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Annual Federal Reporting and Filing Obligations of Tax Exempt Entities

Who Must File?

Virtually all tax exempt entities must file an annual return with the IRS. In fact, the presumption is that a tax exempt organization must file unless they fit into one of the IRS's limited exceptions. Several exemptions apply to certain religious organizations, political organizations, and others.

What Must be Filed?

There is no single form common to all tax exempt organizations, but all will file one of the "990-Series Return" forms, including Forms 990, 990-N, 990-EZ, or 990-PF. Supplemental information may be required through any one or more of Schedule A through R too. In general, tax exempt organizations incurring gross receipts less than $50,000 will file Form 990-N, also known as the "e-Postcard." Organizations that do not qualify to use Form 990-N, but who incur gross receipts less than $200,000 and have less than $500,000 in total assets may file either Form 990 or 990-EZ, while those with receipts or assets equal to or greater than the previously mentioned benchmarks must file Form 990. Finally, private foundations must file Form 990-PF regardless of financial status.

When Must Tax Exempt Entities File? What Happens if an Organization Files Late or Fails to File?

The deadline for filing your organization's 990-Series Return depends on the organization's fiscal year. Generally, your form is due no later than 5 months and 15 days after the organization's fiscal year ends. There are potentially significant penalties for organizations who fail to respect the IRS's filing deadline. An organization can expect to pay $20 a day for each day that the return is late. The same penalty applies to organizations who submit incomplete or incorrect information. Penalties are capped at the lesser of $10,000 or 5% of the organization's annual gross receipts. However, if the organization's gross receipts are over one $1 million, the penalty jumps to $100 a day up to a maximum of $50,000.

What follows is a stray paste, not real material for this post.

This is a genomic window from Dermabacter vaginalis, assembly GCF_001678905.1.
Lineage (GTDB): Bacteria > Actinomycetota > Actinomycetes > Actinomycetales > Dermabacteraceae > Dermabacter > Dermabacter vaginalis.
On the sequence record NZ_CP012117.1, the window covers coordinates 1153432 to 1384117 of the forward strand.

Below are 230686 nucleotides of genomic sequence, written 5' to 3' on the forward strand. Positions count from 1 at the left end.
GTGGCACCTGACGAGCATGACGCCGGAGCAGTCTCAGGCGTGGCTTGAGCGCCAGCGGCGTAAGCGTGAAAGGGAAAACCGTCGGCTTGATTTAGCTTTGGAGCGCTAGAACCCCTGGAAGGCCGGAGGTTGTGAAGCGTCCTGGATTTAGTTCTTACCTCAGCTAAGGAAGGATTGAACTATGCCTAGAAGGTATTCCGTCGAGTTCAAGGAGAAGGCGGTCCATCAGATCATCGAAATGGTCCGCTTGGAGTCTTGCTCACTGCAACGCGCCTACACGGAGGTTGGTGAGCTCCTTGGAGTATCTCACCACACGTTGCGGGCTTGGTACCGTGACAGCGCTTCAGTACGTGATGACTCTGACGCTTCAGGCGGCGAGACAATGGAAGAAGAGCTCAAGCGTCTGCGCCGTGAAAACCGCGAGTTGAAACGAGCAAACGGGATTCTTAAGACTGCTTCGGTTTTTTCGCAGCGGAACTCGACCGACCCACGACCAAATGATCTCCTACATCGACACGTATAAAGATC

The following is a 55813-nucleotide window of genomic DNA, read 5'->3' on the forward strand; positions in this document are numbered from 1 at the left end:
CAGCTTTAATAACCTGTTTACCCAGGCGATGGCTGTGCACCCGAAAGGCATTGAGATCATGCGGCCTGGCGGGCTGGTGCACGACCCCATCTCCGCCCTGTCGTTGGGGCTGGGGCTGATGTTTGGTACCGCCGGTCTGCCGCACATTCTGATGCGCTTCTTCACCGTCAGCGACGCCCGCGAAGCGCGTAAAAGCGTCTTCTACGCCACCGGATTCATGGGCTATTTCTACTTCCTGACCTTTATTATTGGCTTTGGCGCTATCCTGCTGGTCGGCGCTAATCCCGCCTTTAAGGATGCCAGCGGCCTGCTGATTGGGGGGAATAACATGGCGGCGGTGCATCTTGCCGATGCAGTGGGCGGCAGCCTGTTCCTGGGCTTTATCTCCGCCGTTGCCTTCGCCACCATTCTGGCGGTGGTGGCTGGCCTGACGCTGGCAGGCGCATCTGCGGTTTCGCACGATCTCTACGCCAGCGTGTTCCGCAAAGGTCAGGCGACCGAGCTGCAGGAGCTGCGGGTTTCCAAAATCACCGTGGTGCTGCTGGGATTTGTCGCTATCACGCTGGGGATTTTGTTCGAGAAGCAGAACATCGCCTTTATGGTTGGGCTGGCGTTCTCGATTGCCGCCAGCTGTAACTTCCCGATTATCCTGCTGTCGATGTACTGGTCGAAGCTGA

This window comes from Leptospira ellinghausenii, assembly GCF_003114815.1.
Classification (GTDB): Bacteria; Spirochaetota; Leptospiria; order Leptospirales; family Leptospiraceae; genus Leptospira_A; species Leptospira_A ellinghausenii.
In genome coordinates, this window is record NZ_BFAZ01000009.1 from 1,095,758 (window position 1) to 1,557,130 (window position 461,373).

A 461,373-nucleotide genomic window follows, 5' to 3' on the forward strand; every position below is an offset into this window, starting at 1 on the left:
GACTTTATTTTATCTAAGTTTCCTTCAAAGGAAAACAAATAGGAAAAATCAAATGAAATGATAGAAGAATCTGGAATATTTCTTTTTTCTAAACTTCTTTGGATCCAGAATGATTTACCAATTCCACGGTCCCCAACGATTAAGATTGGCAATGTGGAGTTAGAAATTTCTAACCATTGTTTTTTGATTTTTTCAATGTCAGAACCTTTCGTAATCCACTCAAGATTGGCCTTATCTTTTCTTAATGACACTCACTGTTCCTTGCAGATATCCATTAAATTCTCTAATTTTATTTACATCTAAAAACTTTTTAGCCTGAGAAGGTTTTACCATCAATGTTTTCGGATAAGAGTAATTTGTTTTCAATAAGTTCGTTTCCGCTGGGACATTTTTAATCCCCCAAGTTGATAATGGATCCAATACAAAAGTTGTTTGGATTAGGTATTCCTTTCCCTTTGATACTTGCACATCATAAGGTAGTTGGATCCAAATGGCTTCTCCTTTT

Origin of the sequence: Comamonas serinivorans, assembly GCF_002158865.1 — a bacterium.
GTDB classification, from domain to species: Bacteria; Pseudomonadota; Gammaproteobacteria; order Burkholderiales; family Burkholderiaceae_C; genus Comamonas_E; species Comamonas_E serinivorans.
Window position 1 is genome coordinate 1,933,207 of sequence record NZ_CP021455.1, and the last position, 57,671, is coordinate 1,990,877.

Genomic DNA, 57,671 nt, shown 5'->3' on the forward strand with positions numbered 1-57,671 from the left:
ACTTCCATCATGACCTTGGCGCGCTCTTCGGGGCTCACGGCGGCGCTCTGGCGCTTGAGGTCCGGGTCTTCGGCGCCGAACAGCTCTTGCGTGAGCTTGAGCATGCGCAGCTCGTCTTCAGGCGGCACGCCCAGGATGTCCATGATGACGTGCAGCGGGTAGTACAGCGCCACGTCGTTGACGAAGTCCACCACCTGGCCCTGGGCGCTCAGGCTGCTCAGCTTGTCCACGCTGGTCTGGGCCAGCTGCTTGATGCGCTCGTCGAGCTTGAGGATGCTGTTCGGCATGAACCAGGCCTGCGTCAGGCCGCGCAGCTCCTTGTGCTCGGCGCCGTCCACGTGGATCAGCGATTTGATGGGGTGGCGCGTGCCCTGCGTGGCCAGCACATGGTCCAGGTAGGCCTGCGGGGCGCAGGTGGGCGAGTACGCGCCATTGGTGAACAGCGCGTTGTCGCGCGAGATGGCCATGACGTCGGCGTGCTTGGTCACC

Further penalties may apply to organizations who file late, inaccurately, or not at all. The most significant of the additional penalties includes automatic revocation of tax exempt status. The most common reason for revocation is organizations' failure to file their return for three consecutive years. Organizations that lose their tax exempt status may no longer receive tax-deductible contributions and may face a corporate income tax requirement.

If you require any assistance meeting your filing obligations, please contact us.

Categories: Corporate Income Tax, Tax-Exempt Organizations

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focuses his practice in the areas of Michigan non-property tax disputes, business entity selection, corporate transactions, and information technology.

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